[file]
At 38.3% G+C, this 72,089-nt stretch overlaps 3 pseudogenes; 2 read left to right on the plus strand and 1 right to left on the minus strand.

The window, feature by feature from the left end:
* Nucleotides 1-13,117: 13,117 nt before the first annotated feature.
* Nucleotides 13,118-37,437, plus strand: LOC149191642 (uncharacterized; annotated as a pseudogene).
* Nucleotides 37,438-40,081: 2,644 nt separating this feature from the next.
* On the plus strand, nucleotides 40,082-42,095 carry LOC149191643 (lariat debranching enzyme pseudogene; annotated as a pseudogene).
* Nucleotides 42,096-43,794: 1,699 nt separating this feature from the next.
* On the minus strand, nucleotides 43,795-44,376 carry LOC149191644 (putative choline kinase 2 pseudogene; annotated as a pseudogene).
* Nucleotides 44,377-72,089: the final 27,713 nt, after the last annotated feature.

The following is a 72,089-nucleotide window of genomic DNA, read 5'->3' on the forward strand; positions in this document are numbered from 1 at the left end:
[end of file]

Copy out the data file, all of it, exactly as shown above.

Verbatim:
At 38.3% G+C, this 72,089-nt stretch overlaps 3 pseudogenes; 2 read left to right on the plus strand and 1 right to left on the minus strand.

The window, feature by feature from the left end:
* Nucleotides 1-13,117: 13,117 nt before the first annotated feature.
* Nucleotides 13,118-37,437, plus strand: LOC149191642 (uncharacterized; annotated as a pseudogene).
* Nucleotides 37,438-40,081: 2,644 nt separating this feature from the next.
* On the plus strand, nucleotides 40,082-42,095 carry LOC149191643 (lariat debranching enzyme pseudogene; annotated as a pseudogene).
* Nucleotides 42,096-43,794: 1,699 nt separating this feature from the next.
* On the minus strand, nucleotides 43,795-44,376 carry LOC149191644 (putative choline kinase 2 pseudogene; annotated as a pseudogene).
* Nucleotides 44,377-72,089: the final 27,713 nt, after the last annotated feature.

The following is a 72,089-nucleotide window of genomic DNA, read 5'->3' on the forward strand; positions in this document are numbered from 1 at the left end: